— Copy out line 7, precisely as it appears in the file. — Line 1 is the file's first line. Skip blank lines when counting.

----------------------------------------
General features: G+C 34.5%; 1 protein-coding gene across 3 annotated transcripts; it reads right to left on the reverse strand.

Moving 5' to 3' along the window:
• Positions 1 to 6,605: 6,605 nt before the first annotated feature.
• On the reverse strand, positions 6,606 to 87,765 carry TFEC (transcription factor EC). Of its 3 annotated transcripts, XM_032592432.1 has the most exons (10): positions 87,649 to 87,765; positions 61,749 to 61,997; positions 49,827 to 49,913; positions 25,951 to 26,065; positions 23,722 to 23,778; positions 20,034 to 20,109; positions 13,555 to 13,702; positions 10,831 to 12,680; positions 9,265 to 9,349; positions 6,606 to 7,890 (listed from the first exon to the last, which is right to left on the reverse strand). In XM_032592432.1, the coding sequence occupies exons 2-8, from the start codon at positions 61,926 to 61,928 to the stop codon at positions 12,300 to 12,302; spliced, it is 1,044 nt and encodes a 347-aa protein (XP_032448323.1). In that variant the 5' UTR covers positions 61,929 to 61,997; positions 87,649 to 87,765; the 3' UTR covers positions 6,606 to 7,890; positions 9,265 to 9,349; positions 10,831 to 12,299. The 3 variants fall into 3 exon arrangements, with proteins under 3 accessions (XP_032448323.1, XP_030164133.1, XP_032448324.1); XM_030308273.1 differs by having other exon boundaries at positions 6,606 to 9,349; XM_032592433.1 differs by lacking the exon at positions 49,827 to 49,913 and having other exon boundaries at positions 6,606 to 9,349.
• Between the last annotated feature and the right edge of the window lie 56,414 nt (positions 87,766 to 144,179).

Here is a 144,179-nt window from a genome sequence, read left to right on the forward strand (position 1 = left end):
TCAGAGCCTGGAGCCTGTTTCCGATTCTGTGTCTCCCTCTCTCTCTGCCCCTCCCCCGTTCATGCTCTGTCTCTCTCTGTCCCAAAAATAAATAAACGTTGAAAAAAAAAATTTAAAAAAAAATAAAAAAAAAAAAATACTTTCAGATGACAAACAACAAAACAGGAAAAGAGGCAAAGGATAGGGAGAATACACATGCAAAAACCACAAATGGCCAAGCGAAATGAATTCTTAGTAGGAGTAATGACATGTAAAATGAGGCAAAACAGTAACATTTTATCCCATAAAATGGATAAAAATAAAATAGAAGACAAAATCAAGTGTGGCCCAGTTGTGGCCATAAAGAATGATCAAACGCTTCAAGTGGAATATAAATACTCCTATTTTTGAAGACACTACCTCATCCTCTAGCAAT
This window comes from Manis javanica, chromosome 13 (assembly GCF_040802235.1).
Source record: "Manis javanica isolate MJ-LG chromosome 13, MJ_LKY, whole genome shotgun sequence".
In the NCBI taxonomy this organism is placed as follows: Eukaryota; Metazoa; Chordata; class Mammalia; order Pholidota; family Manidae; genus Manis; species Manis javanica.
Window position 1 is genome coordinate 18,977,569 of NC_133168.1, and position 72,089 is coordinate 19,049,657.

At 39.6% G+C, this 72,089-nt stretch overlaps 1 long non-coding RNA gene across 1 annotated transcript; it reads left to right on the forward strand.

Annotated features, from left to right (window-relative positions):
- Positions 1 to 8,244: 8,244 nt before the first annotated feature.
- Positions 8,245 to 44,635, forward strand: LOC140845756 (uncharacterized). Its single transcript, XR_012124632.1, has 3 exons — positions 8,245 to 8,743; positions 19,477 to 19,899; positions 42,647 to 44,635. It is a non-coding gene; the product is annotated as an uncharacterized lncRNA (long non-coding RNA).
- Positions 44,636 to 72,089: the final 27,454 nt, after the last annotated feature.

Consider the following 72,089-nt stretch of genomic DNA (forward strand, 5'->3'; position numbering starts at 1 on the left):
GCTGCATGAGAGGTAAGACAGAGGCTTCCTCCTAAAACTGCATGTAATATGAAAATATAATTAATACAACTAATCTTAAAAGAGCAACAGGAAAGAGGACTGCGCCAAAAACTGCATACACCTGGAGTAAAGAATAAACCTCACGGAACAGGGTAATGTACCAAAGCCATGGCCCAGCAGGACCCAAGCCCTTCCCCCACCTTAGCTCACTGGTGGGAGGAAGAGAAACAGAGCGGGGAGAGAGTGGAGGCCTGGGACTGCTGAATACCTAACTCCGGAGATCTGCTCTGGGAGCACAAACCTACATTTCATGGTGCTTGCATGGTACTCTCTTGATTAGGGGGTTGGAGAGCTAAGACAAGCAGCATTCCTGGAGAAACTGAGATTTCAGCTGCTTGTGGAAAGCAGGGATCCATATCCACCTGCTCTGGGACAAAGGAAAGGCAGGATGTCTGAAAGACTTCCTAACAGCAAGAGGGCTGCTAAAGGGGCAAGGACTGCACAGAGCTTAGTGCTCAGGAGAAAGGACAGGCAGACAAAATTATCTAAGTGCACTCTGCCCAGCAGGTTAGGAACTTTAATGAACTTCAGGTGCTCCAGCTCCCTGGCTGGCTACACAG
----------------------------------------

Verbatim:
TCAGAGCCTGGAGCCTGTTTCCGATTCTGTGTCTCCCTCTCTCTCTGCCCCTCCCCCGTTCATGCTCTGTCTCTCTCTGTCCCAAAAATAAATAAACGTTGAAAAAAAAAATTTAAAAAAAAATAAAAAAAAAAAAATACTTTCAGATGACAAACAACAAAACAGGAAAAGAGGCAAAGGATAGGGAGAATACACATGCAAAAACCACAAATGGCCAAGCGAAATGAATTCTTAGTAGGAGTAATGACATGTAAAATGAGGCAAAACAGTAACATTTTATCCCATAAAATGGATAAAAATAAAATAGAAGACAAAATCAAGTGTGGCCCAGTTGTGGCCATAAAGAATGATCAAACGCTTCAAGTGGAATATAAATACTCCTATTTTTGAAGACACTACCTCATCCTCTAGCAAT